… can be pretty stressful at times.
There was a small gas leak at my apartment in Maastricht, which we discovered when the agent and my new tenant were checking the meters and thought they smelled gas. Luckily, the problem is fixed now, but it has certainly been an eventful week, to say the least. And some of the proceedings have been a bit weird.
The tenant contacted the concierge on Monday morning, but he insisted that I should be the one who contacted him, even though I’m all the way in Amsterdam. So instead of just checking on the problem immediately, which would have taken five minutes, this is what actually happened:
- I called him, but he asked me to notify the VVE (Vereniging van Eigenaren, or the Homeowners’ Association). Since I didn’t have the number on hand, I asked him for the number.
- I called the number, but I got a voicemail on the line mentioning that it was an old number. It gave me a new number that I should call.’
- I called the new number, but I found out that it was the wrong number. It was technically the same company, I think, although a complete different part of it. So I got a different number.
- I called the newer number, and finally it was the right number. I told them about the gas smell, and they told me they would call the concierge, and he would call me back.
- I called the tenant to inform him that the concierge would call me back shortly. I asked him what would be convenient for him to make an appointment. He indicated that it was really hard for him to leave work in the coming two days, but he suggesting leaving the key with the concierge when leaving for work in the morning, which sounded like a good idea to me.
- The concierge called me and I told him about the suggestion. He said it was impossible, as he was working in the afternoons that particular week. When asked about it, he also mentioned he did not have a spare key for the meters (which was outside my apartment). This struck us as odd; we would have expected that there would be a spare key for emergencies.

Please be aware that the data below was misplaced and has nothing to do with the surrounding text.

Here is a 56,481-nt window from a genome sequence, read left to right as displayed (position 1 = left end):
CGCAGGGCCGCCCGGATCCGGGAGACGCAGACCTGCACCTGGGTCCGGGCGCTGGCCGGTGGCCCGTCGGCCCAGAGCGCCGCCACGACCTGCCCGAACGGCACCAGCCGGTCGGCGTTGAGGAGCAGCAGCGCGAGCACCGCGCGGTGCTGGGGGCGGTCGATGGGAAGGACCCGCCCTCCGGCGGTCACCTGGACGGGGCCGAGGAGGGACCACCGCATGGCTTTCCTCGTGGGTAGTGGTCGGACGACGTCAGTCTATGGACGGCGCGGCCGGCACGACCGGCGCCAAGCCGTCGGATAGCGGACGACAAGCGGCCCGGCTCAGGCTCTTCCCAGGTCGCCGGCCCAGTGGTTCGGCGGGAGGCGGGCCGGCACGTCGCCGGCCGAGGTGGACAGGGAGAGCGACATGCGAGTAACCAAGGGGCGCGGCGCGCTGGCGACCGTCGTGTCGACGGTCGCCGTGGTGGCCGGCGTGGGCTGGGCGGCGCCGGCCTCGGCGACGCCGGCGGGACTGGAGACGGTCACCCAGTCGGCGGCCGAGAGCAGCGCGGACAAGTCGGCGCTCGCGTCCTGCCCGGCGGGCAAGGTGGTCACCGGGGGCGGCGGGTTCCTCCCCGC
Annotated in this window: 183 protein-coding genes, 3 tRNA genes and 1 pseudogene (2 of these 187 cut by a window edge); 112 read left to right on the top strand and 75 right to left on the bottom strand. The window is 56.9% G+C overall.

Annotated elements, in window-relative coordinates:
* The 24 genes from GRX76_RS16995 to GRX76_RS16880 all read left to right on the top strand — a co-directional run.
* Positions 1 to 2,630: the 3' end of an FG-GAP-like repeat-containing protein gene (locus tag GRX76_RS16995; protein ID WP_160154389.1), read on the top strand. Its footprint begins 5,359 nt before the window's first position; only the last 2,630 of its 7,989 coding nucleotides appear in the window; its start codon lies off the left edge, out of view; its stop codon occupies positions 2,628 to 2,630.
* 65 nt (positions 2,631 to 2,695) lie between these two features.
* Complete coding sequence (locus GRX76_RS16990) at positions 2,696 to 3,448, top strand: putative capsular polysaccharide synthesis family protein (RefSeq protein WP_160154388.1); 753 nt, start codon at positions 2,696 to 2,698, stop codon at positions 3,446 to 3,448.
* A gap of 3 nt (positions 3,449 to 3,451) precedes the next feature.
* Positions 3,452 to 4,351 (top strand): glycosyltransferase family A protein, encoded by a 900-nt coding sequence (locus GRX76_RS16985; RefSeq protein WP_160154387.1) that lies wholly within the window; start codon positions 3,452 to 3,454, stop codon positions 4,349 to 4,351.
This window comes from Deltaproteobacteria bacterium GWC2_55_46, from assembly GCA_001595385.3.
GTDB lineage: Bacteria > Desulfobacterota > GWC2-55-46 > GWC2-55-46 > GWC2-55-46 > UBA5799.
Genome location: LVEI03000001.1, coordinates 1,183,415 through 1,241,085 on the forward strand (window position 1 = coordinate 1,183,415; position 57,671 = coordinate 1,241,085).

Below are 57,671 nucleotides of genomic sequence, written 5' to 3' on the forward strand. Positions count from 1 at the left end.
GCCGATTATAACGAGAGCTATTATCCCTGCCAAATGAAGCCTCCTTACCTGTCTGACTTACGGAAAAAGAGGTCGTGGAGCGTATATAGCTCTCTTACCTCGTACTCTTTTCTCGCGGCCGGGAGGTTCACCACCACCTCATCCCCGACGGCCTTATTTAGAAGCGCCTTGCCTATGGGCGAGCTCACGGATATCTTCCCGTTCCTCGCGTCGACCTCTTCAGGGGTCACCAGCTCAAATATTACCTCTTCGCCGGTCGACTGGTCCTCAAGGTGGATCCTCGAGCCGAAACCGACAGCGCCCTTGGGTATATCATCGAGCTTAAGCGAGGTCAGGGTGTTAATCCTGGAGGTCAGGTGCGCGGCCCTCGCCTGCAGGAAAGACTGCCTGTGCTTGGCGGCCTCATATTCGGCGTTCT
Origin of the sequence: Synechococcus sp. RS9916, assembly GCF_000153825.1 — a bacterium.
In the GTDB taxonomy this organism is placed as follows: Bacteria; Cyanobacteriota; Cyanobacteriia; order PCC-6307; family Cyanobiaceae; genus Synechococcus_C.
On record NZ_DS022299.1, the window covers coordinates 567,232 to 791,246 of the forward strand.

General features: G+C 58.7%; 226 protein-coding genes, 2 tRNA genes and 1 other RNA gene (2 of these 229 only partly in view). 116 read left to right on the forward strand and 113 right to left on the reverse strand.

- I called the tenant again, and discussed what we should do. In the end, I suggested that I could come back for the appointment myself, since I could also work in Maastricht.
- I called the concierge and made an appointment with him for the next afternoon (Actually, I remembered making more calls between the tenant and concierge, but I can’t recall the exact details).
- I traveled to Limburg that evening and stayed with my parents. I first met the tenant at eight in the morning to get the keys, and I met the concierge later that day. After looking at the meter for 2 minutes, he suggested that I should call the gas company.
Wow, talk about bureaucracy! If he had just gone up with my tenant for 5 minutes, he could have suggested we call the gas company immediately, and we could have avoided all these steps above…
But then I did something stupid. I asked the tenant to call the gas company and I put the keys back in his mailbox before waiting for the reply from the gas company. When I reached the office, I got a call from my tenant that the gas company was sending a mechanic at once, and that they were not willing to wait those few hours before he got home. They even called the fire department! So back to the apartment again. The firemen were already there when I arrived, but the door was still closed. But it didn’t really matter as I didn’t have the key. So they proceeded to saw the door from its hinges. After that, the mechanic indicated that there was indeed a leak in the gas pipes, so at least they didn’t saw the hinges for nothing… They couldn’t fix the leak the same day, so they made an appointment with the tenant for the next evening. They fixed the leak then, but as it turned out, the connection from the pipe to the stove was never correctly sealed off, so there was actually a tiny amount of gas in the kitchen for the past 3-4 years at least (the stove was already there when I moved in during January 2007)! That was a bit shocking to hear, as things could have been worse. But everything is fixed now, although I still need to arrange something for the door, but that should be fine.
To finish off, I want to list or summarize some of the weirder stuff that happened:
- The matter was serious enough to warrant calling the fire department, but throughout the whole process I had to follow all the bureaucratic steps, and no one in the whole chain seemed particularly worried until the last link, which lulled me into a false sense of security. Again, if the concierge had just spent those five minutes, we could have resolved this much faster, and with my door intact. Looking back, I admit there were some things I should have handled differently myself, but we live and learn… I guess it was too much to expect more decisive action from these professionals.
- Strangely enough, there were no spare keys for the meters in the building in case of emergencies. What’s even stranger though, apparently the gas company has a spare key for every single building in the city … except for our building! At least that’s what the mechanic told the tenant, and he said he didn’t know the reason.
- Apparently, the main reason why they called the fire department immediately (instead of waiting just 2 hours), was because there was an incident involving a gas leak a while ago, and the gas company was blamed for it. Ok, that I can understand, and in the end, it’s probably better to be safe than sorry.